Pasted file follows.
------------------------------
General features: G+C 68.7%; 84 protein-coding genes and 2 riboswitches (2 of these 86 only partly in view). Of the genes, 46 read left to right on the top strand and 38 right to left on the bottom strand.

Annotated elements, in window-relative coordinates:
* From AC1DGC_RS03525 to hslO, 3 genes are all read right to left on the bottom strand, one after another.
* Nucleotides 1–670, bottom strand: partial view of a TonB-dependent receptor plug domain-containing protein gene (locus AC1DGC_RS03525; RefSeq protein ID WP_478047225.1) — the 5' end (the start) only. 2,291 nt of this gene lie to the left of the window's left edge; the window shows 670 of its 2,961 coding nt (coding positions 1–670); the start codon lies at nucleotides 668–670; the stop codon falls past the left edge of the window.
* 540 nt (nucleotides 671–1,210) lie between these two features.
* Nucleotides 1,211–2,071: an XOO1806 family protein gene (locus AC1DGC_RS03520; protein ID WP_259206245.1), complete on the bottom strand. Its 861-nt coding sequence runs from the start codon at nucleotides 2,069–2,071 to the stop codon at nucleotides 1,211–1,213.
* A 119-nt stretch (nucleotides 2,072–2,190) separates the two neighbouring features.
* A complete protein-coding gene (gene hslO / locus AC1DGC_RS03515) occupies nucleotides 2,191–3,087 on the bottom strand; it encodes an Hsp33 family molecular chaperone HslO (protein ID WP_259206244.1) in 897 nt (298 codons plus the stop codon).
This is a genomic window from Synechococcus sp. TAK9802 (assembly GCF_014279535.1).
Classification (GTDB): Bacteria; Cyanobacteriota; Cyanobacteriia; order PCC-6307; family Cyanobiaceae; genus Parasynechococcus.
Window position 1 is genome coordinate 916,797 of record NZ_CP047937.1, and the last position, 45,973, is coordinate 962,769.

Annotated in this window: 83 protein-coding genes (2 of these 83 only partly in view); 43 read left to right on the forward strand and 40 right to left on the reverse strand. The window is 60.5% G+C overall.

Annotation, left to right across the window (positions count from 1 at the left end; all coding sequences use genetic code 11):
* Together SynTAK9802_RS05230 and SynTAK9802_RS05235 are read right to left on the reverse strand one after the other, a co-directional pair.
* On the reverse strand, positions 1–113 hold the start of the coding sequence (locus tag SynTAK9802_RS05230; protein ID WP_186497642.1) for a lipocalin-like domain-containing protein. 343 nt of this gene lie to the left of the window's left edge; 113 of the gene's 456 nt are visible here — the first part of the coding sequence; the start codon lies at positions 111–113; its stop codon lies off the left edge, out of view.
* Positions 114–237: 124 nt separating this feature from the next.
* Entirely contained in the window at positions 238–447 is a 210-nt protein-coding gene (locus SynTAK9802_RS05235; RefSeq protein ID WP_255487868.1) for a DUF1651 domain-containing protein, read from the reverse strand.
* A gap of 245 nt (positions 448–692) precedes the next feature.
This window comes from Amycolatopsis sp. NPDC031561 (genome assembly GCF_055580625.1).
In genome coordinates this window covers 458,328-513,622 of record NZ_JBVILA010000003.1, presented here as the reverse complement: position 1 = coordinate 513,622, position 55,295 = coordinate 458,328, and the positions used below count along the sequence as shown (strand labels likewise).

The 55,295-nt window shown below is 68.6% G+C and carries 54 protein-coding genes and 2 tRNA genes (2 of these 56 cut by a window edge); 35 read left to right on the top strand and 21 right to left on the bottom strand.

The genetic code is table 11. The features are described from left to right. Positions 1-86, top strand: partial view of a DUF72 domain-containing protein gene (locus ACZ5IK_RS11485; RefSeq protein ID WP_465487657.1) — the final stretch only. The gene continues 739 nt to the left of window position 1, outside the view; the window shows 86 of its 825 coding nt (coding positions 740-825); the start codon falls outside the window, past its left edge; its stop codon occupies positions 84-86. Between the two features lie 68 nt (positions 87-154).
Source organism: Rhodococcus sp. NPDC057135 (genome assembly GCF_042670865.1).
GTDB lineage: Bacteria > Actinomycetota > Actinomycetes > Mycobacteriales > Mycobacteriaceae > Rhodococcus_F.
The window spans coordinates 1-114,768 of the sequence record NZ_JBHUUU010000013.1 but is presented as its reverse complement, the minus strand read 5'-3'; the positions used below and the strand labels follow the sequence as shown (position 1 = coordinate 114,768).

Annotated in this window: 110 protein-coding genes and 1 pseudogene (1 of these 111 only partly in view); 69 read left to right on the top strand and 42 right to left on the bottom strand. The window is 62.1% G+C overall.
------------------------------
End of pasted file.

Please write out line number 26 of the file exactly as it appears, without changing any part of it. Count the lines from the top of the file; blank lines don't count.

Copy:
Annotated in this window: 110 protein-coding genes and 1 pseudogene (1 of these 111 only partly in view); 69 read left to right on the top strand and 42 right to left on the bottom strand. The window is 62.1% G+C overall.